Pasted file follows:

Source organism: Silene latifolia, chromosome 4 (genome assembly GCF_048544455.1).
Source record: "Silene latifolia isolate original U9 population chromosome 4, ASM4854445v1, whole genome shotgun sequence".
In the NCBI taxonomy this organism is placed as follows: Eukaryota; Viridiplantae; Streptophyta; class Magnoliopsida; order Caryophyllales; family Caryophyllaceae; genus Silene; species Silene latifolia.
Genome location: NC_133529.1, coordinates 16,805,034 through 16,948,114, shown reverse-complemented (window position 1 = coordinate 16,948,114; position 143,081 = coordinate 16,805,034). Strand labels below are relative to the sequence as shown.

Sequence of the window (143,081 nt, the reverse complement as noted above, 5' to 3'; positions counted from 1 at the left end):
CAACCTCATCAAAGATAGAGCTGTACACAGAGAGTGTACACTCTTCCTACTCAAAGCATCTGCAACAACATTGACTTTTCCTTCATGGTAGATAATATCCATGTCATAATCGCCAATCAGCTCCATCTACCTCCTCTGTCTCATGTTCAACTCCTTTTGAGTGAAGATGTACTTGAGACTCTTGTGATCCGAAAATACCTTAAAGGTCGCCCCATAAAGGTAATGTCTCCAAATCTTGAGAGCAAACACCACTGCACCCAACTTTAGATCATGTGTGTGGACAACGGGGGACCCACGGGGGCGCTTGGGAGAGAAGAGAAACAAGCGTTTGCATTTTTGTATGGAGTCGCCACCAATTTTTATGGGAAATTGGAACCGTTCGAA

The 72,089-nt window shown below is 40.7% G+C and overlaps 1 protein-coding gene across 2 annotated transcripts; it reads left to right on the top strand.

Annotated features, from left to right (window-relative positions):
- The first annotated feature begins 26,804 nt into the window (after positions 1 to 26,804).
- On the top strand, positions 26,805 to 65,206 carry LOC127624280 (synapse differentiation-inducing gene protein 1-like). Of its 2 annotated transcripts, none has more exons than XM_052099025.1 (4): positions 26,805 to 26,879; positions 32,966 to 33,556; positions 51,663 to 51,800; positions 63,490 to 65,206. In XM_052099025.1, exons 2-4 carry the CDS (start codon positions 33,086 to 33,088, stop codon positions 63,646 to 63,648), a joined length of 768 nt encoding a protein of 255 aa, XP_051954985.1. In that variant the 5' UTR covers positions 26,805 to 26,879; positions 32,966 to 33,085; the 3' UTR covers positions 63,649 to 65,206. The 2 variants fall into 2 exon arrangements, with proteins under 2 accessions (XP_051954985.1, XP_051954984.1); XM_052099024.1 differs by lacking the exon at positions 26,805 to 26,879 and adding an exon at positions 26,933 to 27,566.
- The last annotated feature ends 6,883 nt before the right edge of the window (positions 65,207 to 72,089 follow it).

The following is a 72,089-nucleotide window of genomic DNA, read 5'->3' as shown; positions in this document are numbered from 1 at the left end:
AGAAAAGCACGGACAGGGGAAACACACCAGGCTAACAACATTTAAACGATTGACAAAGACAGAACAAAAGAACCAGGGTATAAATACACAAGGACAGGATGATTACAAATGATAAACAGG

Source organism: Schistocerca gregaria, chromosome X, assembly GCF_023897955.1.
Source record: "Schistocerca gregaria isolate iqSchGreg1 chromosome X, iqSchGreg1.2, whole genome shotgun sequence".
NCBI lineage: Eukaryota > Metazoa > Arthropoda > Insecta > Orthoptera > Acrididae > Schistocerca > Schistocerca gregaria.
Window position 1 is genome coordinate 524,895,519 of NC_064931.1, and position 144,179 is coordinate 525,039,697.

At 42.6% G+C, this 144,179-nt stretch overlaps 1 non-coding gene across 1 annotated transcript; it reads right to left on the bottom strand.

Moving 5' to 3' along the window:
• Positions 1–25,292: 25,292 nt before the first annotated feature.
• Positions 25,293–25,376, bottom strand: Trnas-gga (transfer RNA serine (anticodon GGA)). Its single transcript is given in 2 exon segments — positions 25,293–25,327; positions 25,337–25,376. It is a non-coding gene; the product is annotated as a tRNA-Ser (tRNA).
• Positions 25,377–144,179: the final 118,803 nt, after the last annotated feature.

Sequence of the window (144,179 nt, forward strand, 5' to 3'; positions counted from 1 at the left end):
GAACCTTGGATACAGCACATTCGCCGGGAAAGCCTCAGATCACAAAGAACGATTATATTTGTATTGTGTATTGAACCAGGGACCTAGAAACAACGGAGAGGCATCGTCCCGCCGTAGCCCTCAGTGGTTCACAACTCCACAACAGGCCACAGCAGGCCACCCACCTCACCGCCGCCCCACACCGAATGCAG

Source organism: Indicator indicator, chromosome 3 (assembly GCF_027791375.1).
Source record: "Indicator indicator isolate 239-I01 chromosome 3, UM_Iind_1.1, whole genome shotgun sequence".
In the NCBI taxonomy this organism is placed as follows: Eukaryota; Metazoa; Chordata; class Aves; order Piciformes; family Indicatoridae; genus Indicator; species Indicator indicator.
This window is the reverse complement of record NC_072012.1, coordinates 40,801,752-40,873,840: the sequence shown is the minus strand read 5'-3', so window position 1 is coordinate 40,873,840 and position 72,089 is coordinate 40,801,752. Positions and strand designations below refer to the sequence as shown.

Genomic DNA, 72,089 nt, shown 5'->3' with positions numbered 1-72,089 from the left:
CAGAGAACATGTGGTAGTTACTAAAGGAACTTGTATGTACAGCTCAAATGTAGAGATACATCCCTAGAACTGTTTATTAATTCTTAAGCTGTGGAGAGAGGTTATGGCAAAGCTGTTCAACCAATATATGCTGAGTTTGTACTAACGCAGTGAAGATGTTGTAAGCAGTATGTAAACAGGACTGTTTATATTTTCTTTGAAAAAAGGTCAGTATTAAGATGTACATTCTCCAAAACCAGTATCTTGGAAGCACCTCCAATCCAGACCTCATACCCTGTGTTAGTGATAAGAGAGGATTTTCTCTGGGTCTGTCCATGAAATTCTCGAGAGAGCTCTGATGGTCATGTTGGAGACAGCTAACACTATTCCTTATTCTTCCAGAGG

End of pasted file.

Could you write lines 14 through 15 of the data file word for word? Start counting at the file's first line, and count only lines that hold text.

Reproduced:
Source organism: Schistocerca gregaria, chromosome X, assembly GCF_023897955.1.
Source record: "Schistocerca gregaria isolate iqSchGreg1 chromosome X, iqSchGreg1.2, whole genome shotgun sequence".